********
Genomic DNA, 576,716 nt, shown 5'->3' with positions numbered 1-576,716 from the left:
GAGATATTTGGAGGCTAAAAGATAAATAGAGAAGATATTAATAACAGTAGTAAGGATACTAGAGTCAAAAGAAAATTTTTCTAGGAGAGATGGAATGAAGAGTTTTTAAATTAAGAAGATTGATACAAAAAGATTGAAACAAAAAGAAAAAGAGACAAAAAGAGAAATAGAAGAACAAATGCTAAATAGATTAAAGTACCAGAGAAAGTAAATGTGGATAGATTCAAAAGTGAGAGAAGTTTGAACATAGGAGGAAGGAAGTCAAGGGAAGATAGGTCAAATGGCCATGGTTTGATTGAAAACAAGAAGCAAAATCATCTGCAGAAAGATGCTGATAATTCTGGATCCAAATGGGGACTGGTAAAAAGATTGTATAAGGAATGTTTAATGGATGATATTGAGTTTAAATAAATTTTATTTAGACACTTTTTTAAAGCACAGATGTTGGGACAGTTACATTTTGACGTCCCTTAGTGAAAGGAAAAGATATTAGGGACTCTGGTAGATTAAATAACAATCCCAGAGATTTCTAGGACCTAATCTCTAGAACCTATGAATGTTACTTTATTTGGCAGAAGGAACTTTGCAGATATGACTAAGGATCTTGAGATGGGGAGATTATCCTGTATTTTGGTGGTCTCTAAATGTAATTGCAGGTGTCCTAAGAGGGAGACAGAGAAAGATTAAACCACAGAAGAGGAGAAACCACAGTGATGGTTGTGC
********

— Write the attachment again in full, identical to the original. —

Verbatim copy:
Genomic DNA, 576,716 nt, shown 5'->3' with positions numbered 1-576,716 from the left:
GAGATATTTGGAGGCTAAAAGATAAATAGAGAAGATATTAATAACAGTAGTAAGGATACTAGAGTCAAAAGAAAATTTTTCTAGGAGAGATGGAATGAAGAGTTTTTAAATTAAGAAGATTGATACAAAAAGATTGAAACAAAAAGAAAAAGAGACAAAAAGAGAAATAGAAGAACAAATGCTAAATAGATTAAAGTACCAGAGAAAGTAAATGTGGATAGATTCAAAAGTGAGAGAAGTTTGAACATAGGAGGAAGGAAGTCAAGGGAAGATAGGTCAAATGGCCATGGTTTGATTGAAAACAAGAAGCAAAATCATCTGCAGAAAGATGCTGATAATTCTGGATCCAAATGGGGACTGGTAAAAAGATTGTATAAGGAATGTTTAATGGATGATATTGAGTTTAAATAAATTTTATTTAGACACTTTTTTAAAGCACAGATGTTGGGACAGTTACATTTTGACGTCCCTTAGTGAAAGGAAAAGATATTAGGGACTCTGGTAGATTAAATAACAATCCCAGAGATTTCTAGGACCTAATCTCTAGAACCTATGAATGTTACTTTATTTGGCAGAAGGAACTTTGCAGATATGACTAAGGATCTTGAGATGGGGAGATTATCCTGTATTTTGGTGGTCTCTAAATGTAATTGCAGGTGTCCTAAGAGGGAGACAGAGAAAGATTAAACCACAGAAGAGGAGAAACCACAGTGATGGTTGTGC